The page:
Three national corporations control nearly all of San Francisco's live music

Jamie Zawinski (previously), who owns San Francisco's amazing DNA Lounge venue, does a postmortem on the announcements from Slim's and the Great American Music Hall that they have "partnered" with Golden Voice, a division of Anschutz Entertainment Group, a $8 billion company that is the world's largest owner of sports teams and events; owns Coachella and ten other large festivals, and is in turned owned by a Fundamentalist, homophobic, climate change denier. Read the rest

An interesting way in which money is totally broken

Calculating inflation, earning power, social progress, equality and inequality -- they all depend on being able to compare what used to be happening in our economy to what's happening now, and the way we do that is with money. Read the rest

After industry adopts open video standards, MPEG founder says the end is nigh

Leonardo Chiariglione is founder and chairman of the International Standards Organization's Motion Picture Expert Group (MPEG), whose standards have dominated video playback since the earliest days; MPEG's primary rival is the Alliance for Open Media, an ascendant open standards body that requires that members promise not to enforce patents that overlap with its standards, meaning that anyone can play back AOM video without paying rent to MPEG members. Read the rest

The Financial Times's 404 page is an ingenious, hilarious introduction to major concepts in economic theory

If you hit a dead link on the Financial Times' website, you get a 404 page that offers a series of funny possible explanations for the page's nonexistence, each corresponding to a different economic theory (like "monetarism," the "efficient markets hypothesis" and "trickle-down"), and many are linked to articles from the FT's archives that delve into the concept. Read the rest

The world's richest 2000 billionaires could wipe out extreme poverty with one seventh of what they gained last year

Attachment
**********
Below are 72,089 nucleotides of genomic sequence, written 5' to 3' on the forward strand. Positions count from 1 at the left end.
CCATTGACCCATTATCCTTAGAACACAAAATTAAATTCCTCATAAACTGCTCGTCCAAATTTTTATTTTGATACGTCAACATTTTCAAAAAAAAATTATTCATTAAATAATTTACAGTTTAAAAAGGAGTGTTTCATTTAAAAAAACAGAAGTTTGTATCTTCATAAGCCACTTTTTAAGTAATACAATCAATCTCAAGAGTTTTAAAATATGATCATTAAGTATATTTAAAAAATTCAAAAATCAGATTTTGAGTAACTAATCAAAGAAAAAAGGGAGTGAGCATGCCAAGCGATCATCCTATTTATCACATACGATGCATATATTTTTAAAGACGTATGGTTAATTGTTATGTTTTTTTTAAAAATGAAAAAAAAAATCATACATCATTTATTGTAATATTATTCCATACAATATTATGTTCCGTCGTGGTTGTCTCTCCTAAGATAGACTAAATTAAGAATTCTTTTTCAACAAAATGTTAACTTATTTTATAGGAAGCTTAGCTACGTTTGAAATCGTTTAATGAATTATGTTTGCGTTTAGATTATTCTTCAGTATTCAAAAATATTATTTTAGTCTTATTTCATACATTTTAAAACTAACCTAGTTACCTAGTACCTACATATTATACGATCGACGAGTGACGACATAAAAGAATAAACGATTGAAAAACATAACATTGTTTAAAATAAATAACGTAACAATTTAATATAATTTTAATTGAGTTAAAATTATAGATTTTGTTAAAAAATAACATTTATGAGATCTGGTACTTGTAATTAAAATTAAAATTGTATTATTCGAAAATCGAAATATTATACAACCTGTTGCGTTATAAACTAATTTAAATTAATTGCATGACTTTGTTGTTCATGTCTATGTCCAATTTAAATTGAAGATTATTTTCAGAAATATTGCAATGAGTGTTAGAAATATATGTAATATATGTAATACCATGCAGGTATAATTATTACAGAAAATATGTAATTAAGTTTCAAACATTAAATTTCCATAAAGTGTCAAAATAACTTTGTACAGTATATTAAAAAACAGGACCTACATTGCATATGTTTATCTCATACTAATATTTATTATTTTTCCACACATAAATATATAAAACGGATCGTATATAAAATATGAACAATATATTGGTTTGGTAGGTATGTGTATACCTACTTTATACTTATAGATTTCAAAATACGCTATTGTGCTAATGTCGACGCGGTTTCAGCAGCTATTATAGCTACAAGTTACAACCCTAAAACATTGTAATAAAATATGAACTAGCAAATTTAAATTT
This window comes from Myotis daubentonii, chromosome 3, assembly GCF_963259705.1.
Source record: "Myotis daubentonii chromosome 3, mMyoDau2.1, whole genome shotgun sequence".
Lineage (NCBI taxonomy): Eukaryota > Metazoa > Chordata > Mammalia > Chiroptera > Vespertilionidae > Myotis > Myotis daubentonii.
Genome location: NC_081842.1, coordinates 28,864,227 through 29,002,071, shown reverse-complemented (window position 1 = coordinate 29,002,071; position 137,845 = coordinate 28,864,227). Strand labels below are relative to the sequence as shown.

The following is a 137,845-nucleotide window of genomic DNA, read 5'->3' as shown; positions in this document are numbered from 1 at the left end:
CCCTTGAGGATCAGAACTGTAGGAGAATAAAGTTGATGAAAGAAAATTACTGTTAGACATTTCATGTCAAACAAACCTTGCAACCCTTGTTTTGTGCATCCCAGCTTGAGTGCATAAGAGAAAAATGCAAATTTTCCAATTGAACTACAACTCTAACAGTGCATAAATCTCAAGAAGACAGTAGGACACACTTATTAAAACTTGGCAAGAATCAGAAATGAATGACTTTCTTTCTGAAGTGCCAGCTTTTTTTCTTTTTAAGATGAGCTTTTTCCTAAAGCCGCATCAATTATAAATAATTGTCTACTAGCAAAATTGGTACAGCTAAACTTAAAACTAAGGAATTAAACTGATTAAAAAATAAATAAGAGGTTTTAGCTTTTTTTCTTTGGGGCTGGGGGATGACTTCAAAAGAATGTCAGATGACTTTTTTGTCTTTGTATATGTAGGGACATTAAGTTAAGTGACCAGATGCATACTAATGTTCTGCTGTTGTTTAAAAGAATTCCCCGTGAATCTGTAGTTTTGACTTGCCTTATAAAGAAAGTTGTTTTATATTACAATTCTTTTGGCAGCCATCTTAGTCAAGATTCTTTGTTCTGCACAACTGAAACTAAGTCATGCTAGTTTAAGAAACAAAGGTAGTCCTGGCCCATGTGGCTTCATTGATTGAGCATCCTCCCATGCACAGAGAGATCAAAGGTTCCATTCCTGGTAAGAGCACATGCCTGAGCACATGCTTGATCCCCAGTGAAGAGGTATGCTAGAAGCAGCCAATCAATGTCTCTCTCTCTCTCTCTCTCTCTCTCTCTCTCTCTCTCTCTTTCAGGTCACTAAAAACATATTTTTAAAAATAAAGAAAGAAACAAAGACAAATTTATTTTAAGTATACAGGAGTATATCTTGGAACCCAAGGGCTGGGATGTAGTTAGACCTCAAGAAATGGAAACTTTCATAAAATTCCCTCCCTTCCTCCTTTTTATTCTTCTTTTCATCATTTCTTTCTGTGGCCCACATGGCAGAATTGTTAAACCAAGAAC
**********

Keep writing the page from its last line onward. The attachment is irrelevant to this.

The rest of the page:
Oxfam's released its annual report on inequality, timed to coincide with the World Economic Forum, and unlike previous reports (which focused on attractive but misleading stats about the relative wealth of poor and rich people), the new one focuses on the growth in the fortunes of the world's richest people, a stat that is a much more reliable indicator of growing inequality. Read the rest

Bitcoin's high valuation has ruined it as a medium of exchange

Technological limitations in the design of the Bitcoin system means that the network only processes about seven transactions per second, unless you pay someone with a lot of compute-power to log your transaction, currently at the rate of about $20/transaction. Read the rest

Financial consultancy says that Bitcoin's value is speculative, and as a currency, it should be worth $810

Wall Street consultants Quinlan & Associates have published "Fool's Gold: Unearthing The World of Cryptocurrency," a $5000, 156-page report that predicts that Bitcoin will drop to $1800 by next December, and down to $810 by 2020 (it is currently trading in the $14,000 range). Read the rest

If you bought shares in all the companies Trump trashed since taking office, you beat the market

Barry Ritholz maintains two stock indices: the Oligarch Index contains "companies that Trump liked" in his public communications; the Drain the Swamp index has "companies that Trump trashed." Read the rest

Nudging doesn't give poor people retirement savings, it just makes them poorer

Nudging -- the idea that a well-designed "choice architecture" can help people make free choices that are better than the ones they would make without the nudge -- has a few well-publicized success stories: the cafeteria where frontloading veggies and other healthful options gets kids to choose carrots over pizza; and the employer-side deduction for retirement savings that gets employees to put aside a little more to retire on (this insight rates a Nobel-adjacent prize*!). Read the rest